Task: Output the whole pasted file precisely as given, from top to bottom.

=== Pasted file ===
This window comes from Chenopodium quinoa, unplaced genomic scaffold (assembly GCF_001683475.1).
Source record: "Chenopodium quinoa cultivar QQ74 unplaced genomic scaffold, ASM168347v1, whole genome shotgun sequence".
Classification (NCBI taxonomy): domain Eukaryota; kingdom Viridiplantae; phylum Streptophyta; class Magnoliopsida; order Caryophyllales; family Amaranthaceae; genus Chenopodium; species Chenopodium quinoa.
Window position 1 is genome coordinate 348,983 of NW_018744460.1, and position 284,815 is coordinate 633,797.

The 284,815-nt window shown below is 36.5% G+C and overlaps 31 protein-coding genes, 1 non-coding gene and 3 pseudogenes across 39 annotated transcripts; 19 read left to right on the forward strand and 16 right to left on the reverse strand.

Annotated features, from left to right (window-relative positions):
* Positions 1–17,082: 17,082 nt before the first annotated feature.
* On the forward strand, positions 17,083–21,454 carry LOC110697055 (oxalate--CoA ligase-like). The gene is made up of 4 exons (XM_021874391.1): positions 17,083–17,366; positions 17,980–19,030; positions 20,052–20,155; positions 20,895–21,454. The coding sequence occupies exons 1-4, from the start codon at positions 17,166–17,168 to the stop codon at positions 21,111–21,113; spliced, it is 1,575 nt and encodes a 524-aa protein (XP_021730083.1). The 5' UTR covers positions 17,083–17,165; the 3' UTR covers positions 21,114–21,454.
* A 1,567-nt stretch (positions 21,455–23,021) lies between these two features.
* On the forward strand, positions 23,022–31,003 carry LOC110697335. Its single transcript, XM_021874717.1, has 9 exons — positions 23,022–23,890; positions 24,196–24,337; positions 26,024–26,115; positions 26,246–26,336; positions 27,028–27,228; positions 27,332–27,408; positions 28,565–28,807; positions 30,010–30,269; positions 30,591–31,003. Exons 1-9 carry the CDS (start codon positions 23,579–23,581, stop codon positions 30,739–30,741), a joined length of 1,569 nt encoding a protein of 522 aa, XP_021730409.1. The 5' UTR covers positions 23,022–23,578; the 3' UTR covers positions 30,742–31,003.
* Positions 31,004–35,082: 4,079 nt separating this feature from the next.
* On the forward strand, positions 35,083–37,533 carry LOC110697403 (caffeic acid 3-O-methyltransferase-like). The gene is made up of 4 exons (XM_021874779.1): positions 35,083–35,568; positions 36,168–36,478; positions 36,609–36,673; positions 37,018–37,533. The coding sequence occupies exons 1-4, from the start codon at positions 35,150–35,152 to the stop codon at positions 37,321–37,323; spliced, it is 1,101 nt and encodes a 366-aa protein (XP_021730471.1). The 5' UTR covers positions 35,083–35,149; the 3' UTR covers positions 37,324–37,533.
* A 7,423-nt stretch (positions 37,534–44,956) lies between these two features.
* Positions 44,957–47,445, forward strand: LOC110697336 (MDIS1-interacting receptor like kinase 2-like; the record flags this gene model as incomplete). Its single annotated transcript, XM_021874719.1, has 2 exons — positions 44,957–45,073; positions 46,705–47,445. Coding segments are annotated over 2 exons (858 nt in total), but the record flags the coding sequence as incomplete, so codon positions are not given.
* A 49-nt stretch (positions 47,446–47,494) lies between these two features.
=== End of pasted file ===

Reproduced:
This window comes from Chenopodium quinoa, unplaced genomic scaffold (assembly GCF_001683475.1).
Source record: "Chenopodium quinoa cultivar QQ74 unplaced genomic scaffold, ASM168347v1, whole genome shotgun sequence".
Classification (NCBI taxonomy): domain Eukaryota; kingdom Viridiplantae; phylum Streptophyta; class Magnoliopsida; order Caryophyllales; family Amaranthaceae; genus Chenopodium; species Chenopodium quinoa.
Window position 1 is genome coordinate 348,983 of NW_018744460.1, and position 284,815 is coordinate 633,797.

The 284,815-nt window shown below is 36.5% G+C and overlaps 31 protein-coding genes, 1 non-coding gene and 3 pseudogenes across 39 annotated transcripts; 19 read left to right on the forward strand and 16 right to left on the reverse strand.

Annotated features, from left to right (window-relative positions):
* Positions 1–17,082: 17,082 nt before the first annotated feature.
* On the forward strand, positions 17,083–21,454 carry LOC110697055 (oxalate--CoA ligase-like). The gene is made up of 4 exons (XM_021874391.1): positions 17,083–17,366; positions 17,980–19,030; positions 20,052–20,155; positions 20,895–21,454. The coding sequence occupies exons 1-4, from the start codon at positions 17,166–17,168 to the stop codon at positions 21,111–21,113; spliced, it is 1,575 nt and encodes a 524-aa protein (XP_021730083.1). The 5' UTR covers positions 17,083–17,165; the 3' UTR covers positions 21,114–21,454.
* A 1,567-nt stretch (positions 21,455–23,021) lies between these two features.
* On the forward strand, positions 23,022–31,003 carry LOC110697335. Its single transcript, XM_021874717.1, has 9 exons — positions 23,022–23,890; positions 24,196–24,337; positions 26,024–26,115; positions 26,246–26,336; positions 27,028–27,228; positions 27,332–27,408; positions 28,565–28,807; positions 30,010–30,269; positions 30,591–31,003. Exons 1-9 carry the CDS (start codon positions 23,579–23,581, stop codon positions 30,739–30,741), a joined length of 1,569 nt encoding a protein of 522 aa, XP_021730409.1. The 5' UTR covers positions 23,022–23,578; the 3' UTR covers positions 30,742–31,003.
* Positions 31,004–35,082: 4,079 nt separating this feature from the next.
* On the forward strand, positions 35,083–37,533 carry LOC110697403 (caffeic acid 3-O-methyltransferase-like). The gene is made up of 4 exons (XM_021874779.1): positions 35,083–35,568; positions 36,168–36,478; positions 36,609–36,673; positions 37,018–37,533. The coding sequence occupies exons 1-4, from the start codon at positions 35,150–35,152 to the stop codon at positions 37,321–37,323; spliced, it is 1,101 nt and encodes a 366-aa protein (XP_021730471.1). The 5' UTR covers positions 35,083–35,149; the 3' UTR covers positions 37,324–37,533.
* A 7,423-nt stretch (positions 37,534–44,956) lies between these two features.
* Positions 44,957–47,445, forward strand: LOC110697336 (MDIS1-interacting receptor like kinase 2-like; the record flags this gene model as incomplete). Its single annotated transcript, XM_021874719.1, has 2 exons — positions 44,957–45,073; positions 46,705–47,445. Coding segments are annotated over 2 exons (858 nt in total), but the record flags the coding sequence as incomplete, so codon positions are not given.
* A 49-nt stretch (positions 47,446–47,494) lies between these two features.